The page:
Life has Three Journeys. The Second is the Hardest, But it Can Transform You

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In his insightful little book The Second Journey, Gerald O’Collins divides life into three phases. The first is from childhood to adulthood, the third from old age to death. In between is the ‘second journey’: a path of great restlessness, questioning and even disillusionment that can nonetheless transform us for good. Here’s an overview of the Second Journey and what can result when it’s travelled well.

The Three Journeys of Life

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Journey One

The first journey is from birth to early adulthood, roughly to one’s mid-20s. This phase has numerous landmarks to navigate: moving from childhood to puberty, graduating from school or university, starting a career and perhaps getting married. This is a time of searching for our place in the world, of adjusting to and testing parental and societal norms, of finding a set of beliefs to live by, and finding what we do well.

In essence, the first journey is about:

  • Defining meaning in life
  • Fixing some values to live by
  • Finding an identity

Journey Two

According to O’Collins, the second journey can begin anywhere from our mid-20’s into our 50s or even our 60s, as it isn’t so much a life stage as a response to some life-defining event. That event could be sickness or an accident, failure at work or in relationships, exile (leaving the place we’ve felt most at home, literally or figuratively), or just a general sense there must be ‘something more’ out there for us. 

In short, the second journey is a time of:

  • Feeling lost and disorientated
  • Having the identities we established in Journey One lost or shaken
  • Reevaluating the beliefs and values we’ve lived by
  • Longing to make another start at life

Journey Three

Our final journey is from old age to death. Like the other phases, it has its crises but they are generally more predictable: becoming a grandparent, leaving full-time employment, perhaps moving into a retirement village or nursing home, maybe losing a spouse, winding down. The comfort of Journey Three is that many others are walking the same path (not necessarily true with Journey Two), and these people can become companions on the way. 

Journey three then is about:

  • Nearing one’s final destination
  • Considering seriously (if one hasn’t already) what lies beyond death
  • Finishing well

The Second Journey’s Potential

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So, the Second Journey is about rethinking everything we’ve believed and trying to work out afresh who we are, what we believe and where we fit. As O’Collins’ notes, this can be a lonely, unsettling time full of tempting diversions to avoid its pain. But when journeyed well, it can also lead to the most transformative outcomes:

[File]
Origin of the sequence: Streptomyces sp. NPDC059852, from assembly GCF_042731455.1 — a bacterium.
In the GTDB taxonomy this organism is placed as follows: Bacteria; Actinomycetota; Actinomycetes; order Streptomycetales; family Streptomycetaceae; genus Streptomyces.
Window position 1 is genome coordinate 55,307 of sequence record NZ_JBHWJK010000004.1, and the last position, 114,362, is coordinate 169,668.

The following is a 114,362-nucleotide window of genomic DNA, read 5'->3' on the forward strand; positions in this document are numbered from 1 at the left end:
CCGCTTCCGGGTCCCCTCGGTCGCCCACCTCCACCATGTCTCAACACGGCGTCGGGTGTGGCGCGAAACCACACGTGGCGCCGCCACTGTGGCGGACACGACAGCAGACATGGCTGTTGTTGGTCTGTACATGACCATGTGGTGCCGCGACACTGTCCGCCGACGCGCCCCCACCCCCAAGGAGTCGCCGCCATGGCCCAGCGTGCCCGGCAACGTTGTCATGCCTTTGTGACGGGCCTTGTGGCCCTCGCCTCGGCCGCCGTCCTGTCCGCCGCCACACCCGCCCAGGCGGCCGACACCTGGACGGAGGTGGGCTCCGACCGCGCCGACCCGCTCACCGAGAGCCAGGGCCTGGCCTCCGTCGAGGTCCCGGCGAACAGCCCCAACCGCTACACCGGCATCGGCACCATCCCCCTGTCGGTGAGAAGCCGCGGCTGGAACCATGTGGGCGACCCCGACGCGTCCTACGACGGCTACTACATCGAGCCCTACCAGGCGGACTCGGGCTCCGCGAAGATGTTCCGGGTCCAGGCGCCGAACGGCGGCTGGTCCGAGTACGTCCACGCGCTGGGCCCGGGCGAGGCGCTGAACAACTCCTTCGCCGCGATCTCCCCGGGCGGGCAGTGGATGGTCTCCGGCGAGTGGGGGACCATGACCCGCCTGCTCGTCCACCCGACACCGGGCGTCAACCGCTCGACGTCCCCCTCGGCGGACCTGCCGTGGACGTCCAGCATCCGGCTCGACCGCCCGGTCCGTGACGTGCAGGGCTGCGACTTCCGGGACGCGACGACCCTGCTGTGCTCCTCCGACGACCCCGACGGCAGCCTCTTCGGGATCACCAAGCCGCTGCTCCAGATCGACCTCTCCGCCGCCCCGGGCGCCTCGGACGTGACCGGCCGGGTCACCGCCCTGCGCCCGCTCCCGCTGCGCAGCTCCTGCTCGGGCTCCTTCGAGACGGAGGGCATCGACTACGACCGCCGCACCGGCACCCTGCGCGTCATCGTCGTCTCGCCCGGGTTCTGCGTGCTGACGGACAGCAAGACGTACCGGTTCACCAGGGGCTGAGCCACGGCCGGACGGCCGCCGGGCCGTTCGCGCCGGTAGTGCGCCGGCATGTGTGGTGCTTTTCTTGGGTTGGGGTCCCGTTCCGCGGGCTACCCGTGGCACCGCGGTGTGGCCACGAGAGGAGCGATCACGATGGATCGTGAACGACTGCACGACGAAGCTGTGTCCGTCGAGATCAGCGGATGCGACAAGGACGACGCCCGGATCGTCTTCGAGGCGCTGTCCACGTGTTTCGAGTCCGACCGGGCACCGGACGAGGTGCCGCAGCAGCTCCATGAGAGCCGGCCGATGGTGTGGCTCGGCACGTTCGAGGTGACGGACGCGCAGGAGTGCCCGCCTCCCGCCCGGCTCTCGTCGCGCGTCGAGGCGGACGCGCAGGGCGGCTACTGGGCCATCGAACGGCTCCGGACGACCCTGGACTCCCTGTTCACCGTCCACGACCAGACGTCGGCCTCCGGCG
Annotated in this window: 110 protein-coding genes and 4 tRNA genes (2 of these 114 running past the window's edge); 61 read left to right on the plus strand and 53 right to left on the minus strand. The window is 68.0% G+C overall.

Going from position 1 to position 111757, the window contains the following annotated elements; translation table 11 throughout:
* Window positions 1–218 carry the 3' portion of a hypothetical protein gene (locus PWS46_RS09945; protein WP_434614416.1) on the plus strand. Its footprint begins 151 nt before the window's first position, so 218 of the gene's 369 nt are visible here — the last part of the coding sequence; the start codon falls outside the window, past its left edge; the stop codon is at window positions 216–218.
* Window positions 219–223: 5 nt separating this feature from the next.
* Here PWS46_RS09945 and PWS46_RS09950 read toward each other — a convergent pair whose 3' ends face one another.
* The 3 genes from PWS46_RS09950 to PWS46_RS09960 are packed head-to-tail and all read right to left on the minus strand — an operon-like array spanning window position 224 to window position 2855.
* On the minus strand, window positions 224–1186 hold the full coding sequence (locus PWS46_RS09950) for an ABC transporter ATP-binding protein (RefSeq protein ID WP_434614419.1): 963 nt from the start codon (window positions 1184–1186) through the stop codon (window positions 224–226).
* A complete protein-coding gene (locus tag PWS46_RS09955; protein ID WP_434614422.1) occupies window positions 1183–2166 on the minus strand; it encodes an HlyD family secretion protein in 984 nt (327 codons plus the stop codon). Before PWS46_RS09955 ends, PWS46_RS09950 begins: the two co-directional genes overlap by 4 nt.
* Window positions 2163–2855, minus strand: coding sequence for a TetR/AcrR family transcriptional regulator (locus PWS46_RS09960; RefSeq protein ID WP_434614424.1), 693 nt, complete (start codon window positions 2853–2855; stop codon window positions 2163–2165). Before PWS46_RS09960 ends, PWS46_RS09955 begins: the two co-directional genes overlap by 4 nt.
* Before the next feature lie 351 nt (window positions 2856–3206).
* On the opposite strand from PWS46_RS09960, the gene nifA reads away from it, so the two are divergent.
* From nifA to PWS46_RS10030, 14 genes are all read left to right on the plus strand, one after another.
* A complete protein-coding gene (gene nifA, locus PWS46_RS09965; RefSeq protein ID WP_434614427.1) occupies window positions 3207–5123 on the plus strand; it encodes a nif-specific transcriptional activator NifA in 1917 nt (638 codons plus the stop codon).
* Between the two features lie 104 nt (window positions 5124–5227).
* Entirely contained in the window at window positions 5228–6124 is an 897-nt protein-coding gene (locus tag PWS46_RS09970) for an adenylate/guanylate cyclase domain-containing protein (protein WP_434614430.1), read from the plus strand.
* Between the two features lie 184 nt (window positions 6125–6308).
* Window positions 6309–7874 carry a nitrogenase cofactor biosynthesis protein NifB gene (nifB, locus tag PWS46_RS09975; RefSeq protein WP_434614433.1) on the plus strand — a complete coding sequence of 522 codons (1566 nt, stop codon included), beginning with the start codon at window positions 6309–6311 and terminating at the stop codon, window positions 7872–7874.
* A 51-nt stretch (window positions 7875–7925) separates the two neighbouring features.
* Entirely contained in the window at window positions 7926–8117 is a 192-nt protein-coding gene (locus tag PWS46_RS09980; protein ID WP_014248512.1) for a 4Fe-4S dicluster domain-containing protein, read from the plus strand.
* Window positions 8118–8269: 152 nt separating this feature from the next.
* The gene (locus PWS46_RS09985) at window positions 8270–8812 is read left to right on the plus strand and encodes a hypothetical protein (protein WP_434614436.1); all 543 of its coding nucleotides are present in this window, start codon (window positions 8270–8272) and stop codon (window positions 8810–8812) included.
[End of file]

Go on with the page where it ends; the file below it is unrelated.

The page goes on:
• Fresh meaning and purpose
  • Regained equilibrium and stability
  • New dreams and goals to live for
  • Integration of our past experiences into the whole of our story
  • A new sense of identity
  • A new message to share with the world

Complete the Second Journey well and new wisdom and power can follow.

How to Navigate the Second Journey

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The strength of O’Collins’ slim book is its diagnosis of the Second Journey and the potential it holds. Any tips for navigating the terrain, however, must be deduced ourselves. Here are some I picked from between the lines:

  • Be patient: O’Collins’ suggests it can take as much as 5 to 10 years to complete the journey, and while it may have started dramatically, it will probably end quietly as the issues are gradually resolved
  • Be brave: We must face the Second Journey, not take the alluring detours and ‘counterfeit destinations’ we’ll be tempted with along the path – running away, abandoning serious commitments, hitting the bottle or other substance, or any other activity done to avoid the journey’s discomfort
  • Be wise: There will be emotions to untangle, motivations to question, people to forgive. Prudence will be needed. While O’Collins’ doesn’t say it outright, good mentors, counsellors and soul friends will be needed

Let Me Add to That

I happened upon The Second Journey while I was preparing to write The Making of Us and soon saw some overlap. I was writing about my own Second Journey, for people still on theirs, and had seen fresh meaning, identity, and a new message emerge. While The Making of Us is a memoir, not a how-to book, and there’s much more to each chapter than what follows, here are a few idea’s I’d draw from it on treading the path well:

  • Learn to listen to God, the foundation of all callings (chapter 1)
  • Seek your worth in greater, not lesser, things (chapter 2)
  • Walk towards uncertainty; good things lay beyond it (chapter 3)
  • See your life as a forest walk, not a freeway, with multiple destinations (chapter 4)
  • Think seriously about your funeral (chapter 5)
  • Rediscover friendship as a sacred calling (chapter 6)
  • Follow your scars to find your tribe (chapter 7)
  • Realise that the gaps in your life can become channels for God’s power (chapter 8)
  • Reassess your gifts (chapter 9)
  • Marry your trial with your talent (chapter 10)
  • Find a new rhythm of life (chapter 11)

And know that completing the Second Journey well will ultimately be the making of you.

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What advice would you give to someone on the Second Journey? Tell me now in the comments below.

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  • June 9, 2020
    Jason Gor

    Thanks for this summary. I feel like I’m on my fourth or fifth journey, which probably means I’m in the middle of my “Second Journey”. I think I’m relearning the basics of trusting God, and how to be vulnerable and courageous at the same time.


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